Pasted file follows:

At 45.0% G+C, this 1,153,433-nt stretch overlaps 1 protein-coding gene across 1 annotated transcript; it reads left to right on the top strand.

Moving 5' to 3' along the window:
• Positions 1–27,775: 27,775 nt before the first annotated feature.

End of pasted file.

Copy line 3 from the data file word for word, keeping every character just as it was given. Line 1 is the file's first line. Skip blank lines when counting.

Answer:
• Positions 1–27,775: 27,775 nt before the first annotated feature.